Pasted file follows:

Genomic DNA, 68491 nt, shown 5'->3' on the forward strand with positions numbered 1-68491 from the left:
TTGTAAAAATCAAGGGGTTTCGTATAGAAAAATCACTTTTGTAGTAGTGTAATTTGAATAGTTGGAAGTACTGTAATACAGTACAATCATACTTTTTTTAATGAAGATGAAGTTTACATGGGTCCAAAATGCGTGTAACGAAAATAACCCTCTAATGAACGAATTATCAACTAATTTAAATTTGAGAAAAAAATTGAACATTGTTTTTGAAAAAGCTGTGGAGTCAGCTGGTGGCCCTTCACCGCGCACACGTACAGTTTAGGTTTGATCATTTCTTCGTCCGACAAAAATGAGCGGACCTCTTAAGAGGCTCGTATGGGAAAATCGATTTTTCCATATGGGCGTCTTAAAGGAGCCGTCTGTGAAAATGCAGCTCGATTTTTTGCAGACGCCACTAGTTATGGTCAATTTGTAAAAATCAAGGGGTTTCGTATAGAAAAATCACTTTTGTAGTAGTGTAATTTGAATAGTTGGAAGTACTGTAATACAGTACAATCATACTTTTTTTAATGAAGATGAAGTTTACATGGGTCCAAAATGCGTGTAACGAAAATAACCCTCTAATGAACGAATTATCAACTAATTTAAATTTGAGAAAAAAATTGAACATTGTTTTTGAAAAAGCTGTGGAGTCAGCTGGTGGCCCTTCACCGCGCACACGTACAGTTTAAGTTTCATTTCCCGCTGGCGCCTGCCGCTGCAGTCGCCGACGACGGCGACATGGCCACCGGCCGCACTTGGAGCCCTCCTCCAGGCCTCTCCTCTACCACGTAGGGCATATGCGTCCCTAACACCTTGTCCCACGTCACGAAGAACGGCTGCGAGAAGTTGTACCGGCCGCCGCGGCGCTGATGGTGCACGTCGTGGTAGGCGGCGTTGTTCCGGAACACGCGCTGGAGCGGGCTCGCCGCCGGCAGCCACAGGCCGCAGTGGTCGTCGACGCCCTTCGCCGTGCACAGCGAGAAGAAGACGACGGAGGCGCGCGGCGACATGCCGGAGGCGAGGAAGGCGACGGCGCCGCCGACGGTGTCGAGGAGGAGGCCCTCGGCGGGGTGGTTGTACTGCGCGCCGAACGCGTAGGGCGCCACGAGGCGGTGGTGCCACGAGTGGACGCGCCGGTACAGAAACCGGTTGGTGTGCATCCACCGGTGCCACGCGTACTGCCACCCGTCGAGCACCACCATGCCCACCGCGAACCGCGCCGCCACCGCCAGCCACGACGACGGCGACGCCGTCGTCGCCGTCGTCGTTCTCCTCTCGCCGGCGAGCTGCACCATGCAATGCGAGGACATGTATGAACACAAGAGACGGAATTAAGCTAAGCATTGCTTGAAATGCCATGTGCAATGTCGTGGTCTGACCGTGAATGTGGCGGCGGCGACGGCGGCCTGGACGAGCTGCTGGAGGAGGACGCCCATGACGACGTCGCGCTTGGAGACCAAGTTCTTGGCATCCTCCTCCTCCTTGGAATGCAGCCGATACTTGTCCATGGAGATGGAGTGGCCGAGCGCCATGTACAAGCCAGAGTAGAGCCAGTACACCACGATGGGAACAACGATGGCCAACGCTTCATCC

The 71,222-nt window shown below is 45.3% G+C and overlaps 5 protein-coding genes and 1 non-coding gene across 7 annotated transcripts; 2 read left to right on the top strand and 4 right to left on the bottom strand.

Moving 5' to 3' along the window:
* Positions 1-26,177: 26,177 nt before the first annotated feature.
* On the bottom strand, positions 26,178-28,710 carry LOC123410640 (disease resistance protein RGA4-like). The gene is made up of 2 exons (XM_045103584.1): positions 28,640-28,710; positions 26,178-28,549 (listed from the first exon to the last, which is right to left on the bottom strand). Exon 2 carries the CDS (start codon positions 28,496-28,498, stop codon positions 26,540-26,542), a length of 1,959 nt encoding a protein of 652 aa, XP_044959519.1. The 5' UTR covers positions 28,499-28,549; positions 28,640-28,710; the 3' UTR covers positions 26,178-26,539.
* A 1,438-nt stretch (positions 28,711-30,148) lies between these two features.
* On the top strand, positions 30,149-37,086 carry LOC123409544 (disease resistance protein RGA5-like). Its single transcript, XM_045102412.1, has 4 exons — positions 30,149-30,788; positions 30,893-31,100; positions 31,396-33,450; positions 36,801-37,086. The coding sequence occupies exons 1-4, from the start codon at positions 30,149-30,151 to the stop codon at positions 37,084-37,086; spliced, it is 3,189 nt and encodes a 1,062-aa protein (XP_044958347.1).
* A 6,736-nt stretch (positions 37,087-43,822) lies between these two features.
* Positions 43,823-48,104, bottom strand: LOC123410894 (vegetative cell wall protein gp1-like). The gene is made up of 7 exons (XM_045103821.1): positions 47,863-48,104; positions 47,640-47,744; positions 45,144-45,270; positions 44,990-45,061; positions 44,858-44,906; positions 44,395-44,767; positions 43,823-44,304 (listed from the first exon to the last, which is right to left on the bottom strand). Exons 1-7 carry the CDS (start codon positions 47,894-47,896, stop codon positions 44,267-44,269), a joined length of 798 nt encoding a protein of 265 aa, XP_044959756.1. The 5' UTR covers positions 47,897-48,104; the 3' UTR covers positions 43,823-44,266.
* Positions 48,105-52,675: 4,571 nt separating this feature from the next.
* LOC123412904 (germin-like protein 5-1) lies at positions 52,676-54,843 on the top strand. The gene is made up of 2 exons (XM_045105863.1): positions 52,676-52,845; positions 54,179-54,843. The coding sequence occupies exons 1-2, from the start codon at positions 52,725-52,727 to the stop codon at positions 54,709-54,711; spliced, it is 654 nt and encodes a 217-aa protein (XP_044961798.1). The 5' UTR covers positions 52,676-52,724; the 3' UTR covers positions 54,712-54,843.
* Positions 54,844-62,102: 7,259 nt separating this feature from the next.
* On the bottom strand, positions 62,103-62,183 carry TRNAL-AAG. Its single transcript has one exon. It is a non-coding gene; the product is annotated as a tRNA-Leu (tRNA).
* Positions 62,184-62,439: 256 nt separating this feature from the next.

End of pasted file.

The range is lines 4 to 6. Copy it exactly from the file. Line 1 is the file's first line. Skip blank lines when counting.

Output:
Moving 5' to 3' along the window:
* Positions 1-26,177: 26,177 nt before the first annotated feature.
* On the bottom strand, positions 26,178-28,710 carry LOC123410640 (disease resistance protein RGA4-like). The gene is made up of 2 exons (XM_045103584.1): positions 28,640-28,710; positions 26,178-28,549 (listed from the first exon to the last, which is right to left on the bottom strand). Exon 2 carries the CDS (start codon positions 28,496-28,498, stop codon positions 26,540-26,542), a length of 1,959 nt encoding a protein of 652 aa, XP_044959519.1. The 5' UTR covers positions 28,499-28,549; positions 28,640-28,710; the 3' UTR covers positions 26,178-26,539.